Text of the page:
Old age for many is synonymous with Dementia and Alzheimer’s. Alzheimer’s looms as a fear hanging over old age. Alzheimer’s as a chronic disease affects whole families and relationships as well as the individual sufferer. Being progressive, Alzheimer’s causes general deterioration, and is the most common form of dementia. It is estimated that 46.8 million people were living with Dementia worldwide in 2015, and with the aging populations of many developed countries, this is only set to increase. Despite it being a chronic and long-lasting disease, most sufferers don’t in fact receive a formal diagnosis.
Alzheimers is a physical degenerative disease: there are real physical changes taking place in the brain. Proteins build up over time in the brain and cause a loss of connections between nerve cells and ultimately cell death, and loss of brain tissue. Additionally, there is a shortage over time of some essential chemicals that support and enable brain function.
Alzheimer’s causes a range of different cognitive difficulties for sufferers, however, the symptoms vary from one individual to another. There is no set profile for an Alzheimer’s sufferer. Broadly, Alzheimer’s causes memory loss, difficulties with thinking and rational thought, problem-solving and logical thinking, and language problems.
The symptoms of this chronic disease start in a mild form and develop over time, usually a period of several years. Predominantly the first symptoms to be noticed involve memory problems, particularly focused on recalling recent events or when required to learn new information.
Alzheimer’s then goes on to cause further problems, usually with logical thinking, reasoning, perception, communication and language, concentration, planning, organisation and executive functioning, and orientation.
As Alzheimer’s develops in to its later stages then the sufferer may experience further exacerbation of the above symptoms as well as sometimes becoming delusionary or experiencing hallucinations. Unfortunately in the later stages it is also not uncommon to see character changes, most notably with Alzheimer’s patients becoming increasingly aggressive, agitated and anxious.
Alzheimer’s can be categorised in to three broad types:
Early Onset Alzheimer’s: Only accounting for approximately 10% of Alzheimer’s sufferers, Early Onset patients experience the beginning of symptoms prior to the age of 65, with many noticing an onset of symptoms in their forties and fifties.
Late Onset Alzheimer’s: The most common form of Alzheimer’s affects those over the age of 65, hence it is associated with old age, and being an elderly person’s disease.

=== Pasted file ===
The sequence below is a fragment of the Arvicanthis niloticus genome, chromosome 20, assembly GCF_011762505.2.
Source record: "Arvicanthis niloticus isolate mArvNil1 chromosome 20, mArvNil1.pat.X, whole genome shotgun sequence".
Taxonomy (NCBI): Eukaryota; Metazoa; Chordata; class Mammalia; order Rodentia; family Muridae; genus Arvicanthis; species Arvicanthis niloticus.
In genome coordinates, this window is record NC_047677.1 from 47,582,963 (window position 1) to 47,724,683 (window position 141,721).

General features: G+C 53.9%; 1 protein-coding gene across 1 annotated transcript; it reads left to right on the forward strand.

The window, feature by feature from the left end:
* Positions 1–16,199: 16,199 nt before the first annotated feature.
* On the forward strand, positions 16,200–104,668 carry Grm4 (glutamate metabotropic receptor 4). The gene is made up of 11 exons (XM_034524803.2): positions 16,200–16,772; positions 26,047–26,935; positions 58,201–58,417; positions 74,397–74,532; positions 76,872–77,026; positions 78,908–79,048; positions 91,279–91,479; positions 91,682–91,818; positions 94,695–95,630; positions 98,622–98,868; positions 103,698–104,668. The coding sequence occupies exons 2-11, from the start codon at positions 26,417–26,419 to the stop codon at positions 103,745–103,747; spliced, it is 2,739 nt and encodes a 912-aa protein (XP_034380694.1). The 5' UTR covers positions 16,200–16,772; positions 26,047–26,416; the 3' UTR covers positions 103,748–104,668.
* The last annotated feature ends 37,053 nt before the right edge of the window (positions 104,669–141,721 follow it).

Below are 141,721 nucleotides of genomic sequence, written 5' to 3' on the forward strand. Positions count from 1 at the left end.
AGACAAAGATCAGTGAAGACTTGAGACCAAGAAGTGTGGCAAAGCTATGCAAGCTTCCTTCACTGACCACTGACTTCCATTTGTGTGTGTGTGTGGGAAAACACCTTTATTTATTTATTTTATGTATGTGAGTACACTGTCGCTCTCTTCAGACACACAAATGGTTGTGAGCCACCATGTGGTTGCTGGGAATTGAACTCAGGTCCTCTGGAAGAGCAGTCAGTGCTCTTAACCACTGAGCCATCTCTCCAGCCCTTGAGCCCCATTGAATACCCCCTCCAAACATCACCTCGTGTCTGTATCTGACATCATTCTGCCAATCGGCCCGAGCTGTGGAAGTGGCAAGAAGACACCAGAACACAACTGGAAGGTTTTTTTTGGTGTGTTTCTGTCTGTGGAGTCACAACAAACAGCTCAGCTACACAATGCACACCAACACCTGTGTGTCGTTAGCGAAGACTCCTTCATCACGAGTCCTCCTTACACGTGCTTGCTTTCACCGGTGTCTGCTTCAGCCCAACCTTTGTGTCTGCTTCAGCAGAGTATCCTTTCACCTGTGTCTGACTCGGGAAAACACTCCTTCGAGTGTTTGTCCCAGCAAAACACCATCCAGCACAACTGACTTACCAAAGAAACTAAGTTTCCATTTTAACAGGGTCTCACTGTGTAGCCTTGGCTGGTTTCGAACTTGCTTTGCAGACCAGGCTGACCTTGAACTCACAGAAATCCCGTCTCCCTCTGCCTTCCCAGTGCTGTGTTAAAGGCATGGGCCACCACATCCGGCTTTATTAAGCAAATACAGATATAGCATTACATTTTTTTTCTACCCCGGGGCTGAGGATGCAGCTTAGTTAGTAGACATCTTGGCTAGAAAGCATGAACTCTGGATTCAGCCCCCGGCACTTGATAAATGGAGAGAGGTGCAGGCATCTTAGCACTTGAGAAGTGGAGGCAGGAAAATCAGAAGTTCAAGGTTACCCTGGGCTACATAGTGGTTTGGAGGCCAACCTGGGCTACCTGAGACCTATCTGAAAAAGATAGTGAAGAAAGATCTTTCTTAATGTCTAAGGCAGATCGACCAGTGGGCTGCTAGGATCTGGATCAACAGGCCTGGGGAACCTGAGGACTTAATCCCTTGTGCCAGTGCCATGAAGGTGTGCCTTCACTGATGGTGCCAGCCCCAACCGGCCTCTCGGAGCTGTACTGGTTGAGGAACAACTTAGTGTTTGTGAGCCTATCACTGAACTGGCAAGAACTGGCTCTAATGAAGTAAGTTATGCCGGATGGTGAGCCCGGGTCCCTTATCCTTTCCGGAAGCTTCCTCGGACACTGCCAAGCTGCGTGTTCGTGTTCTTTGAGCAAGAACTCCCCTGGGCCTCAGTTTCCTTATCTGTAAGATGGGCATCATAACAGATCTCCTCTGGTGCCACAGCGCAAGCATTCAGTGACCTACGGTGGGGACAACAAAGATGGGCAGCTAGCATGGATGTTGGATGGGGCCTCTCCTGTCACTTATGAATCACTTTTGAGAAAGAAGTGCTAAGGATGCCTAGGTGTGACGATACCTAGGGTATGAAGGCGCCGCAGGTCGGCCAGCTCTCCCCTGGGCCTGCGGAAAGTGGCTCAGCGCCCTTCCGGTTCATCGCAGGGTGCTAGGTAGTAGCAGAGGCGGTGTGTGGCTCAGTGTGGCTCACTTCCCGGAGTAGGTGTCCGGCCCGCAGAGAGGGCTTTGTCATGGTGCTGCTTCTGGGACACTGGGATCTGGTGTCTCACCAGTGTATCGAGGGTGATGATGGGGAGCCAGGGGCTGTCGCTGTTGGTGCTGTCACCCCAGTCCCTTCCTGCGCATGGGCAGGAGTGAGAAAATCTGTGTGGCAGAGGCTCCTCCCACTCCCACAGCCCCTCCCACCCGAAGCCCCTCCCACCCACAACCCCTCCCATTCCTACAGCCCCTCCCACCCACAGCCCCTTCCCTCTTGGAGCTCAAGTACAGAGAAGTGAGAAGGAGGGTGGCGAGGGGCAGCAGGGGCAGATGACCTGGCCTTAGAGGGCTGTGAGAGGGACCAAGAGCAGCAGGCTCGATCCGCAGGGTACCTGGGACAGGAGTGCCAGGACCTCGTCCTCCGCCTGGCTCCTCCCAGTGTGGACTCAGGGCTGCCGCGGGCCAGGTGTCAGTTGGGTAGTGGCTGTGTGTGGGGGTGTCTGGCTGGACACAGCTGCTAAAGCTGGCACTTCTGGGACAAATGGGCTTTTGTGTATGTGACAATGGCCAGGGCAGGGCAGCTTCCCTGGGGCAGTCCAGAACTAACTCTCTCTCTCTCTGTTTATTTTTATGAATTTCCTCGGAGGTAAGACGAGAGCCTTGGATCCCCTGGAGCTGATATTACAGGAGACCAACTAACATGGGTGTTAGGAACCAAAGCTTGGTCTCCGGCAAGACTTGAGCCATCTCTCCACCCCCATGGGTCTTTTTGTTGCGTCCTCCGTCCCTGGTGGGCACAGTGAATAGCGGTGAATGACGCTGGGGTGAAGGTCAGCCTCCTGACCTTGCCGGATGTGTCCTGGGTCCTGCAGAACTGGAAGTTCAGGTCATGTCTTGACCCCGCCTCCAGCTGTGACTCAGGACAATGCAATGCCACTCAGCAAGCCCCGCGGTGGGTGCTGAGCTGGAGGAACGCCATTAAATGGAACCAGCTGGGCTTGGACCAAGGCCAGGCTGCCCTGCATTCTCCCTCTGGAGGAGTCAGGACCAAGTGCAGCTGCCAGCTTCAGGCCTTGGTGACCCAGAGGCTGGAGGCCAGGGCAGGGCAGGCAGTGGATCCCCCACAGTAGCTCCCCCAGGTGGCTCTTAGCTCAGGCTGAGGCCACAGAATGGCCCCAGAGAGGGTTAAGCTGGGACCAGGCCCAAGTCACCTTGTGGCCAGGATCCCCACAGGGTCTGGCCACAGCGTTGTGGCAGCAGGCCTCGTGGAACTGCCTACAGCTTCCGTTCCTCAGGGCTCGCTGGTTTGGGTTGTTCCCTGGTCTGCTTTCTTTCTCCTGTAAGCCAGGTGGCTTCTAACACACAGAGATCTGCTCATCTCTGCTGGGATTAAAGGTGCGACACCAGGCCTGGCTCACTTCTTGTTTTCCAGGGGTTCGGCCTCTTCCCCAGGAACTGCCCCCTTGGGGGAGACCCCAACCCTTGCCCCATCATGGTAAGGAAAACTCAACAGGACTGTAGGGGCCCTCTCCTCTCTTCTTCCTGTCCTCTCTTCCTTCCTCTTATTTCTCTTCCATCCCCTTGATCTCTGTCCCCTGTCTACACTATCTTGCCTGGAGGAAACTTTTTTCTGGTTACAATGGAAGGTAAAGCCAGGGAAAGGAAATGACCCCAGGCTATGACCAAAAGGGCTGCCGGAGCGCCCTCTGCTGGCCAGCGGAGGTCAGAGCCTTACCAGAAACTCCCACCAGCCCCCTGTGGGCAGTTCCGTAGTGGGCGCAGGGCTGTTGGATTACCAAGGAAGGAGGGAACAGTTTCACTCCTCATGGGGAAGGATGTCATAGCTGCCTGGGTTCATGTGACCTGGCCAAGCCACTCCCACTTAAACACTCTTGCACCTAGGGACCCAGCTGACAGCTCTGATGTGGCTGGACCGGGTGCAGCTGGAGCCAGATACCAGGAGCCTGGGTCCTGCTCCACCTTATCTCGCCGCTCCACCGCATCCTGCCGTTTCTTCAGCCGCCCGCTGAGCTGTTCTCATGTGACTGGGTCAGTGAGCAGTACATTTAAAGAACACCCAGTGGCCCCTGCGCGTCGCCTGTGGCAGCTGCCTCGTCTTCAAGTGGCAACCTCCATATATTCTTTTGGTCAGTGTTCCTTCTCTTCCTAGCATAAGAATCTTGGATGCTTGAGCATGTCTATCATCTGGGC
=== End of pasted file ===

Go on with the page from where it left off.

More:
Familial Alzheimer’s Disease (FAD): is a form of Alzheimer’s is definitely linked to genetic causes. Whilst there is some debate and research underway regarding the genetic link of Alzheimer’s there are only a very small proportion of cases definitely linked to genetics, only accounting for approximately 1% of Alzheimer’s sufferers. These sufferers usually experience their earliest symptoms in their forties.
As with all chronic diseases there are certain factors that make an individual less or more likely to develop Alzheimer’s disease as they age.
Age: Age alone is the biggest factor in the increase of prevalence in Alzheimer’s. As populations age then a larger proportion will be at risk of developing dementia and Alzheimer’s.
Gender: Women are considerably more likely to develop Alzheimer’s than men. This relationship cannot simply be explained by women living longer, but is a risk factor in itself.
Genetic Link: Research is underway, and more is needed, to identify the genetic links of Alzheimer’s further. However, there does seem to be some genetic link, particularly for those with Early Onset Alzheimer’s.
Down’s Syndrome: Individuals with Down’s Syndrome are more likely to develop Alzheimer’s disease compared to the general population, largely thought to be due to chromosomal differences and premature aging.
Other Chronic Conditions: Alzheimer’s is more common in individuals with other long term chronic conditions such as diabetes, heart problems, high blood pressure, and high cholesterol. Obesity in mid-life and strokes are also associated with Alzheimer’s. As such, lifestyle factors are definitely thought to play a part in the likelihood of developing the disease.
Depression: There is a link between those suffering from depression and Alzheimer’s.
Given its degenerative, progressive nature, management of Alzheimer’s needs to focus on management and enabling individuals and their families to maintain their quality of life for as long as possible. The aims of Alzheimer’s management are to maximise the individual’s daily function as well as providing a safe environment.
Treating Cognitive Symptoms: Drug therapy for Alzheimer’s has developed enormously over the past two decades. Treatments, especially early on in the course of the disease, can be used to alleviate, and even slow down, some of the symptoms. For example: medications such as Donepezil, Rivastigmine and Galantamine.
Handling Behavioural Symptoms: Help and support can be given to individuals to help them manage their own, or their loved ones, behavioural symptoms such as controlling aggression, agitation, anxiety and psychosis.
Support for the Caregiver: Alzheimer’s can place a huge burden on those caring for the individual sufferer. Education, support and respite needs to be given to the caregiver to ensure the patient themselves gets the best care.
The aim of any Alzheimer’s management programme should include monitoring and evaluation to enable to the management plan to be adapted over time.
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